I apologize for my delay in calling and for delivering this important news in a recording, but I believe you need to know that you have cancer, and time is of the essence.
Evie blanched. I equivocated, remaining calm. Weirdly calm. I returned the call.
“I used my privileges at the Armed Forces Institute of Pathology to confirm your diagnosis before calling,” said the oral surgeon, explaining the delay. He had spared me a costly time-sink of inconclusive analyses.
“Thank you, Doctor,” I said, a line of dry recitative, advancing the plot.
He read to us from the pathology report:
Well-differentiated chondrosarcoma... low-grade malignant proliferations... Most unusual... possible extension of a neoplasm into the gingival tissue... Deeper excision of the bone... Additional neoplastic tissue.
I wasn’t following very well. But his words began to add up.
“So, you’re saying. . .”
He’d mentioned cancer before, I guess, but. . . Cancer? Hmm. . . Cancer. Geez.
“Well. Thank you, Doctor,” I said with unnatural detachment, trying to match his gravitas. “So... What now?”
“Oh! Why,” he cried, “you have to get to a head and neck surgeon! Right away!”
“Yes, of course,” I said. “Thank you, Doctor.”
He said goodnight with warm good wishes.
A head-and-neck-surgeon. Is that even a thing? Do people know about this? I heard the term only in a category of oddness. Head and Neck Surgeon. Big and Tall Men. The Great and Powerful Oz. Wherever would I find one?
On national television at the time, the President of the United States was giving evasive answers to impertinent questions about his skeevy sex life. Absurdity was everywhere. And I had no idea how to play my part. I hung up and turned to Evie. She looked small, gathered into herself and pale, her rosy accents gone gray.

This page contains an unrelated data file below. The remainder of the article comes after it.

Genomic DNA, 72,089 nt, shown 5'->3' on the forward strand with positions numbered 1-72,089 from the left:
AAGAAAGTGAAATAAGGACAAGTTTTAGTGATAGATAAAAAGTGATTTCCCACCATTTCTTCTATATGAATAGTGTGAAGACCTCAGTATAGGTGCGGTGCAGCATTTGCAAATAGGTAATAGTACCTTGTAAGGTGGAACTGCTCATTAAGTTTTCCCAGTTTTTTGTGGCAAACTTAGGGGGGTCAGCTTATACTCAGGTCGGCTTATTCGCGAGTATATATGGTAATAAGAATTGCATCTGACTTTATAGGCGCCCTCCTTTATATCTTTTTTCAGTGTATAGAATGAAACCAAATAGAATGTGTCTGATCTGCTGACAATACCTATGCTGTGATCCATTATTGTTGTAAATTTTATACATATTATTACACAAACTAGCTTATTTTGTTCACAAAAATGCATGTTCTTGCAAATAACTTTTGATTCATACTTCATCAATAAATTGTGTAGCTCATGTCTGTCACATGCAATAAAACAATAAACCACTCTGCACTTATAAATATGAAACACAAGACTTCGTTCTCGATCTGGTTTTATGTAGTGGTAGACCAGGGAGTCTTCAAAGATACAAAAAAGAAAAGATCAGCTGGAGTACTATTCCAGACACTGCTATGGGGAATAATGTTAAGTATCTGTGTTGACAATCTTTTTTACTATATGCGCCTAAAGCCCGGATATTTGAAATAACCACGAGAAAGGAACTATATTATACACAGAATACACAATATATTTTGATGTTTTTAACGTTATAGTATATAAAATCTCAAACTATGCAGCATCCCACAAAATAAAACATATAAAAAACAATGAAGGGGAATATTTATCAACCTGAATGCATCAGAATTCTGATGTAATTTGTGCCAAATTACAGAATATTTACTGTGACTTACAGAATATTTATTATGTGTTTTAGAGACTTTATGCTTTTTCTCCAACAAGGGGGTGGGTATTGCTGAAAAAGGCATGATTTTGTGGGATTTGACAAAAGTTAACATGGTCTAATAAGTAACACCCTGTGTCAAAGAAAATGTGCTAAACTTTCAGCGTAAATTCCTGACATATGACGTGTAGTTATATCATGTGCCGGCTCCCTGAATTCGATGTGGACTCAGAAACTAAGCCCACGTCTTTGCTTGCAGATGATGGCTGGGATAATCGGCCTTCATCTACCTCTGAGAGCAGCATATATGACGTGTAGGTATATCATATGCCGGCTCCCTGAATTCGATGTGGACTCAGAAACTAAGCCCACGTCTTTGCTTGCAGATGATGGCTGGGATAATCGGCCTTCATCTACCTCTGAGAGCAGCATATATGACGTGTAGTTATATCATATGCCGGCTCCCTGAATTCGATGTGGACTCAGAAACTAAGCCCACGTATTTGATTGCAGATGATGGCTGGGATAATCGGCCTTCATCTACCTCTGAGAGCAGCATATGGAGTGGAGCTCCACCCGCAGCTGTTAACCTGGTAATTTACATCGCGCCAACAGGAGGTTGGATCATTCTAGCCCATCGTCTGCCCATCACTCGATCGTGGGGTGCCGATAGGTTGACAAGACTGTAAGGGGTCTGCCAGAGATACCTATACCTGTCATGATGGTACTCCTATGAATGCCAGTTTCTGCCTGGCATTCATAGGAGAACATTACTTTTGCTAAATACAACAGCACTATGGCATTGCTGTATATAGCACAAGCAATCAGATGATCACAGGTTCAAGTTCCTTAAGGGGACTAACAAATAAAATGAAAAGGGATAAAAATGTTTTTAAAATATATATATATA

“What now?” I repeated.
During the last year of my mother’s gruelingly protracted illness, my father briefly made a practice of calling me at my day job in Manhattan. A casual chat at lunch time, just to check in, though we had never chatted casually, ever, in our fraught relationship. He kept me abreast of developments at home, and of how he was holding up, caring for my mother mostly by himself.
On the day my mother died, my father said into the telephone, with his essential preciseness, “Kath. Your mother stopped breathing at one o’clock.”
His inflection betrayed the daily domestic strain, but nothing unusual. I’d grown accustomed to a measure of martyrdom in my father, not wholly undeserved, I grant—after long years of my mother’s struggle with Type 1 diabetes, the relentless cycles of hope and disappointment, collapse and recovery, spiraling ever downward.
That day I didn’t grasp his meaning. Fumbling for phrases to wrap up our make-believe father-daughter chat, my mind full of childish resentments, I heard myself say,
“Yeah? Hmm. And then what?”
And then what!
It was crushingly inappropriate, but I simply had not understood. My Dad’s delivery of this shattering news sounded so like the many times before when he had overstated my mother’s latest emergency, almost willing her deliverance—and his own deliverance. I was sure he would go on to tell me her breathing had resumed within minutes without intervention. I even braced to hear him say he’d saved a few dollars by cutting back the home health aides’ hours that week.
“Well, she’s dead!” choked my father, gorge rising in a noise unfamiliar to me, sounding something like surrender to an old and bitter foe.
I thought of the Witch’s Castle troops in MGM’s Oz, the craggy Captain of the Winkie Guards, in his ridiculous uniform, gazing up from his knees beside the puddle of the Wicked Witch of the West. She’s dead! Frightened. Amazed. Delivered. But too craggy and formerly mean to evoke much sympathy for himself.
“And then what,” I had said into the yawning abyss of my father’s loss. The surprise and helplessness in his voice chastened me and splintered my heart.
And now to the physician whose lot it had been to deliver my death sentence, I had said, almost as carelessly, “What now?”
An opera singer's facial cancer
And life transposed